Speaking for Jeddah, director of sales and marketing, Rosewood Corniche, Mohamed Karara informed: “Leisure has always been an essential pillar of the tourism industry in the Red Sea. Yet, we should not forget about the business, cultural, and religious forms of tourism that are also crucial for the development of the industry in this specific region.”
Meanwhile, in Egypt and Jordanian Aqaba, diving seems to be the most sought after tourism activity. Ranked among the best diving and snorkelling destinations in the world, the Red Sea offers unique visibility, rendering the true colours of the underwater life and marine geology.
“There is nothing that matches the beauty of diving or snorkelling in the Red Sea,” asserted El Chiaty.
Reflecting on the diving potential of the Egyptian Red Sea, Jarman noted: “Egypt offers year-round sun, great value-for-money and an easy-to-reach destination from Europe and other Middle Eastern countries. When you combine this with the world-class diving; a fabulous mixture of famous wrecks and reefs and exceptional diver education, Sharm el Sheikh will always feature highly on the divers’ destination list.”
Yet, Jarman stressed the importance of raising awareness among tourists that their interaction within the marine environment can damage an already fragile eco system. “It is important for tour operators and excursion coordinators to stress this fact to their guests. This will benefit the reefs and the incredible marine life, which in turn will draw more visitors,” she underscored.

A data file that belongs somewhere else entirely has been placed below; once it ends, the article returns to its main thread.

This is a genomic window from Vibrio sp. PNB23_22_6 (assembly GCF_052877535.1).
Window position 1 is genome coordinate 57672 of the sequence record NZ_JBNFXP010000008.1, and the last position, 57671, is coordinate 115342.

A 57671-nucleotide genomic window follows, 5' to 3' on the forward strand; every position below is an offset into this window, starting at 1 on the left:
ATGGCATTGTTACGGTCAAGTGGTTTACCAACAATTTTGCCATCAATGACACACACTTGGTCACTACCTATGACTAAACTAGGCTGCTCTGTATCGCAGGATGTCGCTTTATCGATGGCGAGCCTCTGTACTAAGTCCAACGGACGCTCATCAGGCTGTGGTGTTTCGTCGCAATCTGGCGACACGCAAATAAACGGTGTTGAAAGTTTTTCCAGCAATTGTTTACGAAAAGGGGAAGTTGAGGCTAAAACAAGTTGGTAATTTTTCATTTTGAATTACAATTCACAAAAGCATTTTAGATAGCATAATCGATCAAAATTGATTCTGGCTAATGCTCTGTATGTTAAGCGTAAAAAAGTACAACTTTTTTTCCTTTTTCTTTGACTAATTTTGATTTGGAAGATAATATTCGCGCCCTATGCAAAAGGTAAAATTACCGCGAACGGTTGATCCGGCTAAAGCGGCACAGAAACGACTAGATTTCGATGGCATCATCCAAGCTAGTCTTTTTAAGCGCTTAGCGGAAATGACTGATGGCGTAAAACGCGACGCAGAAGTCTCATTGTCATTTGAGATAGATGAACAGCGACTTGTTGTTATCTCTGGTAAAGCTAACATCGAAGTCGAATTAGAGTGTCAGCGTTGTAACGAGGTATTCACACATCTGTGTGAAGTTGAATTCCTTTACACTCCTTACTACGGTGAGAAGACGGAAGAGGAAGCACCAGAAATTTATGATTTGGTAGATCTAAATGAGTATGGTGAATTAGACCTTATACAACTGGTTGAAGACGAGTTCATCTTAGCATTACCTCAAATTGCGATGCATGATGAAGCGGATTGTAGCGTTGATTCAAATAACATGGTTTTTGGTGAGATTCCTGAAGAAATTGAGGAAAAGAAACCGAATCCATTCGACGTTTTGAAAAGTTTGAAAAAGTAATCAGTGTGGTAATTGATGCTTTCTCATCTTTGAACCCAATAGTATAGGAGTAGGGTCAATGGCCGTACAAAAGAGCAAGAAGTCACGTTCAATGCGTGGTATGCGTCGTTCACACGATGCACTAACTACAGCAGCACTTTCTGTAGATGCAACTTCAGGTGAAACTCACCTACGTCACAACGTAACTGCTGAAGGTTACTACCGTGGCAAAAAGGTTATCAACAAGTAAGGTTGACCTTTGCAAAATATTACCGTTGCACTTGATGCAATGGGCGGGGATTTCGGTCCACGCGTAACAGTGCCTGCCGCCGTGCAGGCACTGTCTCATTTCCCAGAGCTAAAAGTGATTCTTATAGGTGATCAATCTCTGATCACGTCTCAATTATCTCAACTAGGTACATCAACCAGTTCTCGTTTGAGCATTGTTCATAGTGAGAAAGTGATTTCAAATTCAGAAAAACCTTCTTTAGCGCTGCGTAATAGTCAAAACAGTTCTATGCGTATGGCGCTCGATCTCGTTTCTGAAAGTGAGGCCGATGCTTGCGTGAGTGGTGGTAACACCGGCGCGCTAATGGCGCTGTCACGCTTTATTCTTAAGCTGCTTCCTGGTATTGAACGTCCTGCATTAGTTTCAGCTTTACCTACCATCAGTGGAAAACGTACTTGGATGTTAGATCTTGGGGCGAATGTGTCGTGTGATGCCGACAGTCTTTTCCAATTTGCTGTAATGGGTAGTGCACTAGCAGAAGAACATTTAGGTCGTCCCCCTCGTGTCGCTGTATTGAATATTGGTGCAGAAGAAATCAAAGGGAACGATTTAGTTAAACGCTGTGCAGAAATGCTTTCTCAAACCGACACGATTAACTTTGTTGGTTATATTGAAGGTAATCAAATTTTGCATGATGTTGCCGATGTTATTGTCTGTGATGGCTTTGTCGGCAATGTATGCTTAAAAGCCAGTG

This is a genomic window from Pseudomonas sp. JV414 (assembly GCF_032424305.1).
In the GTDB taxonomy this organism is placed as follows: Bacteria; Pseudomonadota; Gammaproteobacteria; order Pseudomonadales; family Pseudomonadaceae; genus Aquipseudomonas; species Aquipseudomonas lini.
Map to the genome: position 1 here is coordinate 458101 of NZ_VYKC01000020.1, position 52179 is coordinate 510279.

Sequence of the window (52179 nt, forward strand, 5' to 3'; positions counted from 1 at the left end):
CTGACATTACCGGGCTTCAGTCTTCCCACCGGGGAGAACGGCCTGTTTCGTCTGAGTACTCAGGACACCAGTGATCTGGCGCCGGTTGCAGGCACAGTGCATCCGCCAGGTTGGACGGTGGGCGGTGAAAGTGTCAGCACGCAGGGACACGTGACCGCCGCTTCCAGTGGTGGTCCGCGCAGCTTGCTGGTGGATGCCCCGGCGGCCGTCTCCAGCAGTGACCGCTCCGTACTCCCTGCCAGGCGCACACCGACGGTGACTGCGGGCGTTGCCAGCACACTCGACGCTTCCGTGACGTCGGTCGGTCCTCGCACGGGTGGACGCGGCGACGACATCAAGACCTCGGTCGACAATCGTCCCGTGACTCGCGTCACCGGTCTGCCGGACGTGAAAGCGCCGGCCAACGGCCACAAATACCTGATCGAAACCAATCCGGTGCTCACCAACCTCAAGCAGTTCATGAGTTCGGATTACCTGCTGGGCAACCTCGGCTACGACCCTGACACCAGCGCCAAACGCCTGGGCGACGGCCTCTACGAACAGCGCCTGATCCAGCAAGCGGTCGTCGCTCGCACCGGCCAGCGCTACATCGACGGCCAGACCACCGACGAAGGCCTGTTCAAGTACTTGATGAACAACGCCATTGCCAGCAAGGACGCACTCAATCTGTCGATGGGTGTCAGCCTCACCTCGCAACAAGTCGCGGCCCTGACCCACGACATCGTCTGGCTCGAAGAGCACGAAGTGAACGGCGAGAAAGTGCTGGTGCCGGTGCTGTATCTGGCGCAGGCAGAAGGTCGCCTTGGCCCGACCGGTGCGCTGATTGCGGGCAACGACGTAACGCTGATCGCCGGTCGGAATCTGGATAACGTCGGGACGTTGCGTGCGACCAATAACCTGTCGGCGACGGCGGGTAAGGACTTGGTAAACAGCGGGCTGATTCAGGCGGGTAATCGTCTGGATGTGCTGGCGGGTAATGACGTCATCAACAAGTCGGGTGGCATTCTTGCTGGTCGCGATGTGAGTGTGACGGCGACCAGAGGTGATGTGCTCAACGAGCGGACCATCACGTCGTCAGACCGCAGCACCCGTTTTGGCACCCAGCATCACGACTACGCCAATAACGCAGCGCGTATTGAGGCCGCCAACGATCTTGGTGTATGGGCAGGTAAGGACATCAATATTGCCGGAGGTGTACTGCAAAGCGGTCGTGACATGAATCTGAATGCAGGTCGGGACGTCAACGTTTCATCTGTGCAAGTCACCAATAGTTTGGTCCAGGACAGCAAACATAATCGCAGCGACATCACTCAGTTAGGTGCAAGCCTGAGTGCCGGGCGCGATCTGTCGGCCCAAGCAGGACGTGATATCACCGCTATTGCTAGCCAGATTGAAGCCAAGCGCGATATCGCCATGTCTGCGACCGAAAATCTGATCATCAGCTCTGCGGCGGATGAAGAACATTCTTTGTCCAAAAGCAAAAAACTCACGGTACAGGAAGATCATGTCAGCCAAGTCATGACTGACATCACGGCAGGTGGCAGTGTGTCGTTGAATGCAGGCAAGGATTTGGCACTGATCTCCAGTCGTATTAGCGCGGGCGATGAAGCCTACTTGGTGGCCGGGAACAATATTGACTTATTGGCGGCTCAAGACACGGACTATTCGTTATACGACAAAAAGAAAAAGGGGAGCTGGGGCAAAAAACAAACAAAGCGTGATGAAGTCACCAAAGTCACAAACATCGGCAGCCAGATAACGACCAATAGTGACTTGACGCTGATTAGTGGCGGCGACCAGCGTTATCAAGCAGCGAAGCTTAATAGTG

However, apart from the impressive diversity of natural attractions such as diving, Gouvrit also drew attention to the importance of cultural and religious tourism on the Egyptian Red Sea coast. “We offer visiting historical sites like Moses Mount and the Monastery of St. Catherine, one of the very few early Christian building complexes. The monastery’s spiritual heritage is beyond estimation. While, religious pilgrims come from all over the world to watch the sunrise from the mountain’s peak,” noted Gouvrit.
Echoing the importance of leveraging religious and heritage tourism in Egypt is El Chiaty: “There are other attractions in the Red Sea that we should focus on. For instance, the religious tourism attractions in the area include Egypt’s two oldest Coptic monasteries – St. Antony’s Monastery, the oldest and largest monastery in Egypt dating back to the end of the fourth century, and St. Paul’s Monastery, the second oldest in Egypt."